The menorahs in the Hesed social welfare centers in Odessa, Ukraine are alight with an added glow this Hanukkah.
The joyful lights match those in Ira Sborovskaya’s eyes. She can’t help but marvel at the progress her country has made in the 25 years since Soviet oppression ended. Ira didn’t discover she was Jewish until her late teens. But now, her seven-year-old wears a Star of David around her neck everywhere she goes and is even leading the Hanukkah celebration at the local JCC.
The Hesed centers are run by Federation partner the American Jewish Joint Distribution Committee (JDC). As JDC’s point person in southern Ukraine and Moldova, Ira is playing a vital role in this return, helping JDC spread hope to a community beleaguered by ongoing conflict and anti-Semitism. During Hanukkah, 32 Hesed centers in Ukraine are sponsoring food fairs, staging performances, providing classes and workshops, and of course, handing out menorahs. In Odessa, home to a 35,000-strong Jewish community, Ira makes every effort to include many of the 2,800 internally displaced Jews in the celebration. She wants them to know that Hesed and JDC are sources of warmth, joy, and comfort during yet another year away from home.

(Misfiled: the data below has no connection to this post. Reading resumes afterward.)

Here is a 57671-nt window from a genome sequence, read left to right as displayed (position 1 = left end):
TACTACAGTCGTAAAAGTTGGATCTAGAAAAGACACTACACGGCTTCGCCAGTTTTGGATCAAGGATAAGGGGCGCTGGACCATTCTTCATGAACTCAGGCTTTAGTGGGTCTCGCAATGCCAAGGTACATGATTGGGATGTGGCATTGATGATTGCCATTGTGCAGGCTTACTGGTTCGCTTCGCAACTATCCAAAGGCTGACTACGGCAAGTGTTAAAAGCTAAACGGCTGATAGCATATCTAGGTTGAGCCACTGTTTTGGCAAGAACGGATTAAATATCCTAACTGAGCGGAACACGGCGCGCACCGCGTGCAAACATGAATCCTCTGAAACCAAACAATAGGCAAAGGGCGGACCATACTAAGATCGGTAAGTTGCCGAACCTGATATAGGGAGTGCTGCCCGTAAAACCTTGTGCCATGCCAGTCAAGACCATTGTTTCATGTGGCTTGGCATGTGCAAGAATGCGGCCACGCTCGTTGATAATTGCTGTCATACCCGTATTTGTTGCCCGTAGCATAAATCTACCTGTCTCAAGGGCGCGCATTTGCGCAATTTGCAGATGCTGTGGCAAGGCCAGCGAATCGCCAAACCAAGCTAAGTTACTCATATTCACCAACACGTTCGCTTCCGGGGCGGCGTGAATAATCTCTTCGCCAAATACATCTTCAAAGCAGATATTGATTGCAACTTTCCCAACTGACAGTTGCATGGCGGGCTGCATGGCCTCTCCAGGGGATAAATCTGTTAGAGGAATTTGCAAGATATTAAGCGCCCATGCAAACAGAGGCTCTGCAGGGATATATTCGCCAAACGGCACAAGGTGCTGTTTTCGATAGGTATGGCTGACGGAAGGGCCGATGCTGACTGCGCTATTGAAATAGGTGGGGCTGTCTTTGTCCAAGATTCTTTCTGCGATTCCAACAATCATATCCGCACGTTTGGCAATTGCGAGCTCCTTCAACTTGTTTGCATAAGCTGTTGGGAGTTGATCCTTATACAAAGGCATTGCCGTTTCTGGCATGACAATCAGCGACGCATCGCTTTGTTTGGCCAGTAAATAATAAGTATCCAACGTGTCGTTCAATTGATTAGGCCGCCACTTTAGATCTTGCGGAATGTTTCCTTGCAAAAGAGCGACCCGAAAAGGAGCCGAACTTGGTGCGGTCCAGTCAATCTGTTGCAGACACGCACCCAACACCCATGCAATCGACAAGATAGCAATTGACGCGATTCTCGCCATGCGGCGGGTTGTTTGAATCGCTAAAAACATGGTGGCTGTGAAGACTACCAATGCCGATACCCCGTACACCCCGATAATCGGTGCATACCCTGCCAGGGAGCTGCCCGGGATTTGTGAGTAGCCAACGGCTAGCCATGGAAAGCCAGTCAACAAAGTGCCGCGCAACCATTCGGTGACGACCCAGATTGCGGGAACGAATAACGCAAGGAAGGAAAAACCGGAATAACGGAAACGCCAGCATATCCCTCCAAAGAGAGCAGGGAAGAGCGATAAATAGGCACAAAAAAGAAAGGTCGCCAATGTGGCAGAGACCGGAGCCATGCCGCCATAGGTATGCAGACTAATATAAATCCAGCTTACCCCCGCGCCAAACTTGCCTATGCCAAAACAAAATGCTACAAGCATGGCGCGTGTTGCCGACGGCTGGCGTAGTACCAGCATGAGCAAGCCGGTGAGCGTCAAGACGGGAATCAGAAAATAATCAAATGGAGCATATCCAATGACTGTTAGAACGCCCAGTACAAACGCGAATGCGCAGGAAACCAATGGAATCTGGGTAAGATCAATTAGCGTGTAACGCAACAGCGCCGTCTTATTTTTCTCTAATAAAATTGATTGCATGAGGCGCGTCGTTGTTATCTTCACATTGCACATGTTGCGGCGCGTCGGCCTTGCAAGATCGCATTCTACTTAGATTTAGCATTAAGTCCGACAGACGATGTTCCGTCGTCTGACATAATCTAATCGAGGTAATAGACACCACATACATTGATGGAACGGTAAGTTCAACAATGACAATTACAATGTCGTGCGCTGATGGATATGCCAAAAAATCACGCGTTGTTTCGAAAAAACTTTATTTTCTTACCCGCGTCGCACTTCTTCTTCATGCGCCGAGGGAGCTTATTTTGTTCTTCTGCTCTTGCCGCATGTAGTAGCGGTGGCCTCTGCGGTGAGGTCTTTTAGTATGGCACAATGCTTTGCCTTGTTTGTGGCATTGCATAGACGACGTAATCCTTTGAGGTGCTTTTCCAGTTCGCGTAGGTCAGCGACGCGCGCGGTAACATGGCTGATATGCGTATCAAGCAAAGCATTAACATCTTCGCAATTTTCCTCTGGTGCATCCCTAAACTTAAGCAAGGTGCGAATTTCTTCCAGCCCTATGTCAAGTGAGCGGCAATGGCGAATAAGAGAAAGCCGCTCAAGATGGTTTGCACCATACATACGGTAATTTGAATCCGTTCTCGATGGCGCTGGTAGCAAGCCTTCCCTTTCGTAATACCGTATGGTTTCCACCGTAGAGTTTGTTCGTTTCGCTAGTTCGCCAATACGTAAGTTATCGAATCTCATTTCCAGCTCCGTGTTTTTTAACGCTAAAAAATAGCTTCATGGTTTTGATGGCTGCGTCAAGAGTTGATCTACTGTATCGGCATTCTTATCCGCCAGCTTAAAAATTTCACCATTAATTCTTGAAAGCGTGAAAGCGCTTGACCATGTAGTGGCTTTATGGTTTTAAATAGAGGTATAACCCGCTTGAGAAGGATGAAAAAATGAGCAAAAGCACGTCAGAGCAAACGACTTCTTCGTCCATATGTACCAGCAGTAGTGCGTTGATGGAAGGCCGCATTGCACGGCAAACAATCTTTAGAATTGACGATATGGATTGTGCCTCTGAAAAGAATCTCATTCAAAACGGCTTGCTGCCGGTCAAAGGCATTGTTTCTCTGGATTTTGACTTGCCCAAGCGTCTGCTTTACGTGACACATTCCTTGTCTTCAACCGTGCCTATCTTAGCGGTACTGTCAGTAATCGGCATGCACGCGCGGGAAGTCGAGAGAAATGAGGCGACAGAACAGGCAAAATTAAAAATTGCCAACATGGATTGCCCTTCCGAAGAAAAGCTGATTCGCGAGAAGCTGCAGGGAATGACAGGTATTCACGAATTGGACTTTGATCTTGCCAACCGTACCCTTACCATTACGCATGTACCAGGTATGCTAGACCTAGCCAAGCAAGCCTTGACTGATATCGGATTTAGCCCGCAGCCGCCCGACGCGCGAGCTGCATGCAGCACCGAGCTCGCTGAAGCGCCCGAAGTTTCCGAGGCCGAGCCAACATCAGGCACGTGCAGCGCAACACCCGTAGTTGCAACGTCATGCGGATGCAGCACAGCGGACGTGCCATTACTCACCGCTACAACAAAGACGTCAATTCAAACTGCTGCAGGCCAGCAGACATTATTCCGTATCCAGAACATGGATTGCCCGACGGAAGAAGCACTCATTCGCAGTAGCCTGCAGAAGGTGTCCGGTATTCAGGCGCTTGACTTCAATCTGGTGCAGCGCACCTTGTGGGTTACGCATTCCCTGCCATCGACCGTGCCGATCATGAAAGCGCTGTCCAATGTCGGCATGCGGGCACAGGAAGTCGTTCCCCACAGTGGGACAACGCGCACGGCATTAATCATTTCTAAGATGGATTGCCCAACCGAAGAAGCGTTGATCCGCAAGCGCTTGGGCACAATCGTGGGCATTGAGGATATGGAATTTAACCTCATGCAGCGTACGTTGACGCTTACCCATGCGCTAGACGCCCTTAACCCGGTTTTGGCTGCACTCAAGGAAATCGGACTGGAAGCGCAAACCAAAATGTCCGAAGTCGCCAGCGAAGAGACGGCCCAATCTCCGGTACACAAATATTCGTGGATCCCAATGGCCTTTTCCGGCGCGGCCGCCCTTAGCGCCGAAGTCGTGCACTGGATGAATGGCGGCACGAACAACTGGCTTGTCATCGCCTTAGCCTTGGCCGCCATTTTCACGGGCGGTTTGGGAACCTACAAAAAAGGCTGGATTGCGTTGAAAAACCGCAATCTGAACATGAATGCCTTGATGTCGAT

“It was forbidden here to be religious… when we celebrate Hanukkah so openly, it means we’ve really returned to our tradition,” Ira says. She’s especially proud of JDC’s work engaging children in the holiday, especially those at risk. “When we see young people, who do it very naturally, it means there is really another [Jewish] generation today in Ukraine.”
As a brutal, life-threatening eastern European winter begins, JDC is providing shelter, warm clothing, heating supplies and medicine to tens of thousands of Jews. It is this spirit of Hesed that makes Jewish life in Ukraine brighter this year.